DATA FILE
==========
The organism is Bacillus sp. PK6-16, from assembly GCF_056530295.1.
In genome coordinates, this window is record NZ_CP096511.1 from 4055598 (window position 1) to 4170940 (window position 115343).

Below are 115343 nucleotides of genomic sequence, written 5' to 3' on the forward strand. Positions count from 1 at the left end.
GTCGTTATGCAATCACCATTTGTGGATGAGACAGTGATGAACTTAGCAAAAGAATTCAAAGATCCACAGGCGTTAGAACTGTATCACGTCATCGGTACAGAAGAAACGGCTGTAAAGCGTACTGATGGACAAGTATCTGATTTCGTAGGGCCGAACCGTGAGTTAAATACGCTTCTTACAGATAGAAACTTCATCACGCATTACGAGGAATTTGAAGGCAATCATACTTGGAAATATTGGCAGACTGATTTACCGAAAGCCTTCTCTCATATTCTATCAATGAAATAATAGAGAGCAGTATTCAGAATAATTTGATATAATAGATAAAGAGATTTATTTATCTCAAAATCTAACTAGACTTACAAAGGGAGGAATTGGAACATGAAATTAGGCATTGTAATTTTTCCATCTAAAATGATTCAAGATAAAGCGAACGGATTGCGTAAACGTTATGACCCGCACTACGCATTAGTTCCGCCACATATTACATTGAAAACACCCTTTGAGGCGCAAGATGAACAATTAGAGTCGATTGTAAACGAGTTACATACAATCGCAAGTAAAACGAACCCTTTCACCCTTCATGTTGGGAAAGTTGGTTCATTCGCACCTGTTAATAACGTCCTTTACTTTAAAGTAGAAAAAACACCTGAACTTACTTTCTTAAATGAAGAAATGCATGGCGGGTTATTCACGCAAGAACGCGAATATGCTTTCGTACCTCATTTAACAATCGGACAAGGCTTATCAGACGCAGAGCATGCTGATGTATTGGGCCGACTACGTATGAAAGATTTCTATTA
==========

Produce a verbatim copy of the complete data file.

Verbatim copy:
The organism is Bacillus sp. PK6-16, from assembly GCF_056530295.1.
In genome coordinates, this window is record NZ_CP096511.1 from 4055598 (window position 1) to 4170940 (window position 115343).

Below are 115343 nucleotides of genomic sequence, written 5' to 3' on the forward strand. Positions count from 1 at the left end.
GTCGTTATGCAATCACCATTTGTGGATGAGACAGTGATGAACTTAGCAAAAGAATTCAAAGATCCACAGGCGTTAGAACTGTATCACGTCATCGGTACAGAAGAAACGGCTGTAAAGCGTACTGATGGACAAGTATCTGATTTCGTAGGGCCGAACCGTGAGTTAAATACGCTTCTTACAGATAGAAACTTCATCACGCATTACGAGGAATTTGAAGGCAATCATACTTGGAAATATTGGCAGACTGATTTACCGAAAGCCTTCTCTCATATTCTATCAATGAAATAATAGAGAGCAGTATTCAGAATAATTTGATATAATAGATAAAGAGATTTATTTATCTCAAAATCTAACTAGACTTACAAAGGGAGGAATTGGAACATGAAATTAGGCATTGTAATTTTTCCATCTAAAATGATTCAAGATAAAGCGAACGGATTGCGTAAACGTTATGACCCGCACTACGCATTAGTTCCGCCACATATTACATTGAAAACACCCTTTGAGGCGCAAGATGAACAATTAGAGTCGATTGTAAACGAGTTACATACAATCGCAAGTAAAACGAACCCTTTCACCCTTCATGTTGGGAAAGTTGGTTCATTCGCACCTGTTAATAACGTCCTTTACTTTAAAGTAGAAAAAACACCTGAACTTACTTTCTTAAATGAAGAAATGCATGGCGGGTTATTCACGCAAGAACGCGAATATGCTTTCGTACCTCATTTAACAATCGGACAAGGCTTATCAGACGCAGAGCATGCTGATGTATTGGGCCGACTACGTATGAAAGATTTCTATTA